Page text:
Germany's European Championship triumph in Poland is a story of team spirit and confidence, writes DW's Tobias Oelmaier. Can the sport of handball build on this success?
Even the federal president cheered along. He watched the most games and was "impressed by the team's unity that led them to success," Joachim Gauck told the freshly-crownedEuropean champions before the celebrations
began in Krakow. How much Gauck really knows about handball, remains to be seen, but he felt what everyone appeared to feel whilst watching Germany play.
"We haven't got a chance, so we'll take it," must have been coach Dagur Sigurdsson's motto as he lost more and more of his stars. Captain Uwe Gensheimer and three other starters were injured for the tournament. Gensheimer's deputy Steffen Weinhold and Christian Dissenger went down in the main round game against Russia. Sixteen European Championship debutants were in Germany's team in Poland. Care free, hungry and confident, the group was always looking ahead.
"Finals are played to be won," proclaimed Julius Kühn ahead of the game against Spain. Kühn, like Kai Häfner, spent most of the tournament watching from the comfort of his sofa before he was called up to replace the injured players. Fittingly enough, it was Häfner who scored the last-minute winner against Norway to seal Germany's spot in the final.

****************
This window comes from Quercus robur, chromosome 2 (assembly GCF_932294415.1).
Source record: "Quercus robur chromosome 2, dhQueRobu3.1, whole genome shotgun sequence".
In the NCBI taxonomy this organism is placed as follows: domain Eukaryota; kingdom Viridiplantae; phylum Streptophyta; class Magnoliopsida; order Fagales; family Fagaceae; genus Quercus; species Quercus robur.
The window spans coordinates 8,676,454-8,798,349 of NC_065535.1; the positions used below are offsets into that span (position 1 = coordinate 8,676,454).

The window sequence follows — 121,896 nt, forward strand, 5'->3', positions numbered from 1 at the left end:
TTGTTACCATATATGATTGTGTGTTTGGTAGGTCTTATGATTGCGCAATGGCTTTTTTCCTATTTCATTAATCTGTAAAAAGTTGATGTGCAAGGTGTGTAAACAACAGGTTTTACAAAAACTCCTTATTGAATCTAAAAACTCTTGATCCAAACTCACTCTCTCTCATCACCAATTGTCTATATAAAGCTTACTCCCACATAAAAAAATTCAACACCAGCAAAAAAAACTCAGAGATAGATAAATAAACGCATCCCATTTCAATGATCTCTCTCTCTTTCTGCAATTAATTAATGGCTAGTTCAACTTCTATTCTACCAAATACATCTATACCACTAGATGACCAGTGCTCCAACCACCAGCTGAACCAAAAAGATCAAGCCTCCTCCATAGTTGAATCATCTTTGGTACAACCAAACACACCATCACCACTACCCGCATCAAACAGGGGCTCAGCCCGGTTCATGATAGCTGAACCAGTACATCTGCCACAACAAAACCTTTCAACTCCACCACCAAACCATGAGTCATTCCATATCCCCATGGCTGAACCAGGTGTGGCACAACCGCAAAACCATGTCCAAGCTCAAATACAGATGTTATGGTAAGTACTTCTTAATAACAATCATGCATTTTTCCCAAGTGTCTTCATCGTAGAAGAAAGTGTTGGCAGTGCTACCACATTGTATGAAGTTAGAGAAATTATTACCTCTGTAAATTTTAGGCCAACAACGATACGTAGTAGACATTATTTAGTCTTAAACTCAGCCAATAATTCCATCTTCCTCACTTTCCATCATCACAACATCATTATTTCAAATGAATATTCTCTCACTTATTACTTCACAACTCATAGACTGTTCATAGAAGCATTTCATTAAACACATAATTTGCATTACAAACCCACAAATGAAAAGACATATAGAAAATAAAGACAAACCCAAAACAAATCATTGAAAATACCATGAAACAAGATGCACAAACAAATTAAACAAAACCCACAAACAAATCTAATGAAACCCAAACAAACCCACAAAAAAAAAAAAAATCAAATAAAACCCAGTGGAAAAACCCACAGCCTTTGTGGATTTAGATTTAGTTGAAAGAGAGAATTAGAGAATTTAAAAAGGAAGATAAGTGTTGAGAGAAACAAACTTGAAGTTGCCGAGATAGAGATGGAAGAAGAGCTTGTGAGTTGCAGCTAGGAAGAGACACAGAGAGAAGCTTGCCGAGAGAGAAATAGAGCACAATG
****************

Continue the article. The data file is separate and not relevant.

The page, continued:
A victory of faith
Granted, the German handball team rode their luck at times. Outside of the 24-17 final win against Spain, nearly all of the games were close. Against Norway, it even went to extra time and had Germany lost there, there would have been no room for complaints. But they didn't want to complain, they wanted to win and luck can also be earned.
The success is "not by chance", said Sigurdsson after the final. Germany have been playing good handball for a year and a half. Admittedly, having missed qualification for the 2015 World Cup, Germany were only invited thanks to a controversial wildcard. In the end, Germany came away with a respectable seventh spot. The wonder of Poland is no coincidence, but a result of meticulous work.
Now is the time to conserve this sense of euphoria and to channel it. For two weeks, handball became a sport of the people in Germany. Network television in Germany showed the games, with eight million tuning in for the semifinal alone. This is not only a chance for this sport, but also plenty of others. If there's one thing that the victory in Krakow revealed then it's how inspiring the combination of persistence, talent and team spirit can be. If the belief is there, anything is possible. And with that in mind, who is to say the Olympics 2020 won't end in a gold medal? Maybe even in Rio this summer.
Did you watch the handball? Do you feel more inspired to play the game? Did Germany's support of their team leave you feeling proud? Let us know in the comments section below!